He explained: "My worry is creationism can end up reducing the doctrine of creation rather than enhancing it." [He does not say what he thinks "the doctrine of creation" is; nor how can teaching that God created reduce it; nor how teaching "evolutionary theory" which claims "God had no part in this process", enhance it!]
Dr Williams's comments indicate he believes that creationism and evolution are not two sides of the same coin, however. He said: "I think creationism is...a kind of category mistake, as if the Bible were a theory like other theories. If creationism is presented as a stark alternative theory alongside other theories I think there's just been a jarring of categories." [The Archbishop ignores that it is "evolutionary theory" which is the "stark alternative theory," claiming that "God had no part in this process." Even the strictest YEC can accept that God worked 99.999% through natural processes, but "evolutionary theory" cannot accept that God worked even 0.001% supernaturally. As Christian geneticist David Wilcox pointed out, "One can be a theistic `Darwinian,' but no one can be an atheistic `Creationist'":
"I conclude that the easy acceptance of neo-Darwinism as a complete and adequate explanation for all biological reality has indeed been based in the metaphysical needs of a dominant materialistic consensus. One can be a theistic `Darwinian,' but no one can be an atheistic `Creationist.'" (Wilcox D.L., "Tamed Tornadoes," in Buell J. & Hearn V., eds., "Darwinism: Science or Philosophy?" Foundation for Thought and Ethics: Richardson TX, 1994, p.215)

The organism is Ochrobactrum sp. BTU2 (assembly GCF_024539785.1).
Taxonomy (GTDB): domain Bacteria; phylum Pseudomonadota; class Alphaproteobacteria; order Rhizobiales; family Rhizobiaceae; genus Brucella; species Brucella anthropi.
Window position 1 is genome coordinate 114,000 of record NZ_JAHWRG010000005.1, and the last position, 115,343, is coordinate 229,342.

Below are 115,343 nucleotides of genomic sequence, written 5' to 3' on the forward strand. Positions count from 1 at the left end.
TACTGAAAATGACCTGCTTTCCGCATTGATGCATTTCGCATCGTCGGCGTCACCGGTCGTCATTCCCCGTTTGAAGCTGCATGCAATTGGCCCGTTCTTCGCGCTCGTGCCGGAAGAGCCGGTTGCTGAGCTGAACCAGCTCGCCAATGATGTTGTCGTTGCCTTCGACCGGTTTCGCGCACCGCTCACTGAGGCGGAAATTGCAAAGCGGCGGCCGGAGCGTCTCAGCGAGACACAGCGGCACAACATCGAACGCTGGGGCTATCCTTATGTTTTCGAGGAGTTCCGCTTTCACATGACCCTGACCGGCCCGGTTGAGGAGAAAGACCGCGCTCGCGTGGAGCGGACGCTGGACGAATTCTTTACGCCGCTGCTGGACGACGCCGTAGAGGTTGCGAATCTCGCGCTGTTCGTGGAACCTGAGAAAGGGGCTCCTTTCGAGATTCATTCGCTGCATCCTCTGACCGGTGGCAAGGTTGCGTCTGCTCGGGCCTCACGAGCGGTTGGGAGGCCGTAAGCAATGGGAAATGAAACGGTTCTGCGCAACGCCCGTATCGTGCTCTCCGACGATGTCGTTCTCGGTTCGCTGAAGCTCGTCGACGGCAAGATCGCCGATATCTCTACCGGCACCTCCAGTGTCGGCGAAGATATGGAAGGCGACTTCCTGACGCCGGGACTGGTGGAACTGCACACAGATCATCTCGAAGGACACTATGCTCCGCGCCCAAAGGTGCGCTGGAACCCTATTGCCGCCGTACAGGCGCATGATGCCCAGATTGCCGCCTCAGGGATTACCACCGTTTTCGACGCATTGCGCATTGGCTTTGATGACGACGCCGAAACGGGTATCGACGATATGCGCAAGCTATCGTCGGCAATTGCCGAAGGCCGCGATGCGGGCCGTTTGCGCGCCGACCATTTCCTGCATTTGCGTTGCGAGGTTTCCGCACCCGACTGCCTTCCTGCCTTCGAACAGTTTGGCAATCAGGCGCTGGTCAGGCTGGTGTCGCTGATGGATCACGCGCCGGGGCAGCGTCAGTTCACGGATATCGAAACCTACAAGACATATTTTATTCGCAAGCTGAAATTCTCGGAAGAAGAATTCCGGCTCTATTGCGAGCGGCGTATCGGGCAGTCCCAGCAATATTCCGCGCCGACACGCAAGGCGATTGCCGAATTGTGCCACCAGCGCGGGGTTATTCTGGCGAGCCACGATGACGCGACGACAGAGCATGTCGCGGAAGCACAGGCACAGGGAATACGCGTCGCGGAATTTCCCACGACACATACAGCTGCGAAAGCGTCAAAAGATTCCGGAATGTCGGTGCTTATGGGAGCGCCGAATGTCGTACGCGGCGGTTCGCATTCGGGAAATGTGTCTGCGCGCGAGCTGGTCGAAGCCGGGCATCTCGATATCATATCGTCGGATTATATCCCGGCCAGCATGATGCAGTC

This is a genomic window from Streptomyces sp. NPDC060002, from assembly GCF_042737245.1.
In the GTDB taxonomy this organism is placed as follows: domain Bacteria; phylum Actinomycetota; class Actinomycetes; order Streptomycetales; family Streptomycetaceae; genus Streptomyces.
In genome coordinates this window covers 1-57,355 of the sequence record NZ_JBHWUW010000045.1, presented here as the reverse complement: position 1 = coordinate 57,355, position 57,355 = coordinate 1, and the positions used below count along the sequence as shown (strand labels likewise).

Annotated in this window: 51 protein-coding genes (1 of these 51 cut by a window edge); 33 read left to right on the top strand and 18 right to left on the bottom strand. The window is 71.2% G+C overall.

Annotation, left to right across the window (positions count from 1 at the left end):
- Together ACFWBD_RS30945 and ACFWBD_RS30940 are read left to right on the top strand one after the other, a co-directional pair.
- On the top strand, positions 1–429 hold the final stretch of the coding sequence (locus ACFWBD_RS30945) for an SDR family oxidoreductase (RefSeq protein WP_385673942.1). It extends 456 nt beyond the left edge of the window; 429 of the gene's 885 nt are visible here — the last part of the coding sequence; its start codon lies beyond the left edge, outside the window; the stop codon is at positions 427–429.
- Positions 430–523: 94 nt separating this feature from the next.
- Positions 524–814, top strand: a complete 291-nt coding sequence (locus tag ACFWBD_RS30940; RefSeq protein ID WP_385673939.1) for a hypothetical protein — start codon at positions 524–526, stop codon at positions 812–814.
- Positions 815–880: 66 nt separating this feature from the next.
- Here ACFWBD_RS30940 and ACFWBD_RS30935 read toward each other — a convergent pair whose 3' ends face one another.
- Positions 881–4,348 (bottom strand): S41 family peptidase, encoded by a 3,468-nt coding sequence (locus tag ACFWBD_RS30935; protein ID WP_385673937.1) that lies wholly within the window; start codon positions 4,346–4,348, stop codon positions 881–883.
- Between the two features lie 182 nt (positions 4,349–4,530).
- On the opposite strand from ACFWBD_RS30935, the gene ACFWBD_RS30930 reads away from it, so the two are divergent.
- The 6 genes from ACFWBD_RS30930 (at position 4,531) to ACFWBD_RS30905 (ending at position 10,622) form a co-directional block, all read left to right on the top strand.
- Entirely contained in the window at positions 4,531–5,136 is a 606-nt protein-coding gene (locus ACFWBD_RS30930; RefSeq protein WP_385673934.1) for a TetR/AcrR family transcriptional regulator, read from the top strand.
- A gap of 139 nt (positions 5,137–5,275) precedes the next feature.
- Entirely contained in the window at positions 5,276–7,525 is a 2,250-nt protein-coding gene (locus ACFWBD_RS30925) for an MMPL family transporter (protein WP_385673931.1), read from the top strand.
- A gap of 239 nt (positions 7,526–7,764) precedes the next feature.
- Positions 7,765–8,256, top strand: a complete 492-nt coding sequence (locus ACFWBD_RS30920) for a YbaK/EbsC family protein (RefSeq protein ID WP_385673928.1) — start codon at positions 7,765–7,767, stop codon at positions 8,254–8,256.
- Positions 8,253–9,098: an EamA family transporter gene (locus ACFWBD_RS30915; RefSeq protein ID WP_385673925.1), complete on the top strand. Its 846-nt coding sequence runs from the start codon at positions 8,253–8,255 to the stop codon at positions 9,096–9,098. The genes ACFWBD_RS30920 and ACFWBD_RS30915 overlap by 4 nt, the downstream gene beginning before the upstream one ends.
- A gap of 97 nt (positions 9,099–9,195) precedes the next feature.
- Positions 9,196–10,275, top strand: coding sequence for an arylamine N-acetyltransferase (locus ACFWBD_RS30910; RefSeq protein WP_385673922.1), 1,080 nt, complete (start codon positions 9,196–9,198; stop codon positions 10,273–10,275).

So the real extremists are the evolutionists! ]
As leader of the Church of England, the Bishop's intervention also puts the heads of the two most popular flavours of Christianity, Catholicism and Anglicanism, at odds with creationists. Both Pope John Paul II and current Pontiff Benedict XVI have spoken out in favour of evolution being incorporated into religious people's view of the world. [This is just playing the usual word-games with "evolution". If the question is, "did God have a part in this process?" then the "creationists", as well as the "Pope John Paul II and current Pontiff Benedict XVI" (and Archbishop Williams if he claims to be a Christian) are on the same side in their answer "yes", as opposed to the evolutionist side's answer that "God had no part in this process."
That is the crucial part of "evolutionary theory's" two-part claim, which is not just that: 1) "human beings have developed over millions of years from less advanced forms of life" (since God may have "guided this process"), but 2) "God had no part in this process."
If the Archbishop wants to stem the worldwide decline of the Anglican Church: